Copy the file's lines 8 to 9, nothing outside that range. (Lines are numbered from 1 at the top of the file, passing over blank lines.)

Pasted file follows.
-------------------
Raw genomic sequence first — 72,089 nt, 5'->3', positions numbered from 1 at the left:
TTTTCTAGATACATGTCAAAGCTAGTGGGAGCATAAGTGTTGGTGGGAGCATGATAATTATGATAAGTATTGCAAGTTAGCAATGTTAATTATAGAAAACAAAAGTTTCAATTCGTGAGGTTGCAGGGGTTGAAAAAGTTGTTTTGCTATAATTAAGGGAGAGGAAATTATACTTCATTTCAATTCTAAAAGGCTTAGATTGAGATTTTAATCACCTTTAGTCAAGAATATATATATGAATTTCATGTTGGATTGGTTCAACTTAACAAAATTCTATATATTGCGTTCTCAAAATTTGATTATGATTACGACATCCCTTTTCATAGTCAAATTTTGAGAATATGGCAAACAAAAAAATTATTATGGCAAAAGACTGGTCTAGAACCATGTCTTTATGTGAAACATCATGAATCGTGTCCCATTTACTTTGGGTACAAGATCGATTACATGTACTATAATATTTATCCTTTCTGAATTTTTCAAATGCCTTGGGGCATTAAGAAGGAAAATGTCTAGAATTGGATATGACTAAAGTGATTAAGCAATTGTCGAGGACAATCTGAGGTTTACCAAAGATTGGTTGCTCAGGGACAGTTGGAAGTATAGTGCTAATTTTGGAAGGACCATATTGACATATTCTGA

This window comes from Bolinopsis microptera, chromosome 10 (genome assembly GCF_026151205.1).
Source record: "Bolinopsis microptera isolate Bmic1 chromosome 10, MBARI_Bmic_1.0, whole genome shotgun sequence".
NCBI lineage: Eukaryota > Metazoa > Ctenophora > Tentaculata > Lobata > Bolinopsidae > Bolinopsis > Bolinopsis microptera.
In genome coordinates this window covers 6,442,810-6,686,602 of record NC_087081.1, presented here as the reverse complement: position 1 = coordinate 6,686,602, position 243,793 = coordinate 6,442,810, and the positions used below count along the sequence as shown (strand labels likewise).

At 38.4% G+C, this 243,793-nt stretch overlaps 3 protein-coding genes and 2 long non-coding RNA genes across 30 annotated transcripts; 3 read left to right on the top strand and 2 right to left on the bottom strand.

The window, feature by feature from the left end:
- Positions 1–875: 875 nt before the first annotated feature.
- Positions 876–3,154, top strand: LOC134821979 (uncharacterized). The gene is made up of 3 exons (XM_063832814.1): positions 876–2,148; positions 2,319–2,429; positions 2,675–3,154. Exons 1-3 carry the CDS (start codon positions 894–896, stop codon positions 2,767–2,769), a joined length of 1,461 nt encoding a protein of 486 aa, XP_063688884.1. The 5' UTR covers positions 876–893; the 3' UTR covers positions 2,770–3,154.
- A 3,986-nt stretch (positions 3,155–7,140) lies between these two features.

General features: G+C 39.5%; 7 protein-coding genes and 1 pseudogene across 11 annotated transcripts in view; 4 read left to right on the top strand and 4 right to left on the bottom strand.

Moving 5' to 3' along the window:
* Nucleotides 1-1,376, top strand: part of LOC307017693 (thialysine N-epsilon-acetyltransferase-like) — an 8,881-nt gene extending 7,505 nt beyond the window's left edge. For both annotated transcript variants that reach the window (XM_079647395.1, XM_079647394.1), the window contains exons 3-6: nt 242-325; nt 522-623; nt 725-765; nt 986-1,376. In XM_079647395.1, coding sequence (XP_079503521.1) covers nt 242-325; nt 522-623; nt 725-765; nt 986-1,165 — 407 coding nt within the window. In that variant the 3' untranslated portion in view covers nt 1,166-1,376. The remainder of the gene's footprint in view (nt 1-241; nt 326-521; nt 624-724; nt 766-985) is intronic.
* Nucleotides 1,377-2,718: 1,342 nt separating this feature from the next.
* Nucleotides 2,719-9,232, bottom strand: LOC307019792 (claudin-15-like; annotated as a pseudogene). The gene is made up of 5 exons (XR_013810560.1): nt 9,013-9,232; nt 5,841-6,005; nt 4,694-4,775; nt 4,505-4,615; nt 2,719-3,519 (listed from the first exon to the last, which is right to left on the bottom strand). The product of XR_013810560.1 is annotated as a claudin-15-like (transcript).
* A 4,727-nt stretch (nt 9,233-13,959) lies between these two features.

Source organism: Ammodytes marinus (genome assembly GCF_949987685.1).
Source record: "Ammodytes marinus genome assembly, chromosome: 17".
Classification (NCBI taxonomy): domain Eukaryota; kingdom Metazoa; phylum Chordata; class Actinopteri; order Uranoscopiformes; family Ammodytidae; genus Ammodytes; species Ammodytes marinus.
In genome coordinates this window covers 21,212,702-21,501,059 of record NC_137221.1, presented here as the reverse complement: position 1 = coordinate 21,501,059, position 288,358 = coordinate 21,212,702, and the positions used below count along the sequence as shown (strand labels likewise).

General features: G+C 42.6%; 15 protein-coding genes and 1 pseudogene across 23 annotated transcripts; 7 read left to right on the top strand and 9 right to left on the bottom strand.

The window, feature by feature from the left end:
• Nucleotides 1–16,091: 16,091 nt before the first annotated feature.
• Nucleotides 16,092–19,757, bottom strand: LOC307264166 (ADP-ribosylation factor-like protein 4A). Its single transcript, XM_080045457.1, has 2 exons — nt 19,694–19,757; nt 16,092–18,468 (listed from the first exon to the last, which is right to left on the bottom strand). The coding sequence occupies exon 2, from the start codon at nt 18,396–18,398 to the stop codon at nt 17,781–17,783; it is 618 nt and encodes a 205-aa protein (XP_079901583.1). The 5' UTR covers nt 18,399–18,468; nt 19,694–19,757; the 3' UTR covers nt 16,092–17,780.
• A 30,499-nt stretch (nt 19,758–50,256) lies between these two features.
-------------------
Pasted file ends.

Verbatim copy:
The window, feature by feature from the left end:
- Positions 1–875: 875 nt before the first annotated feature.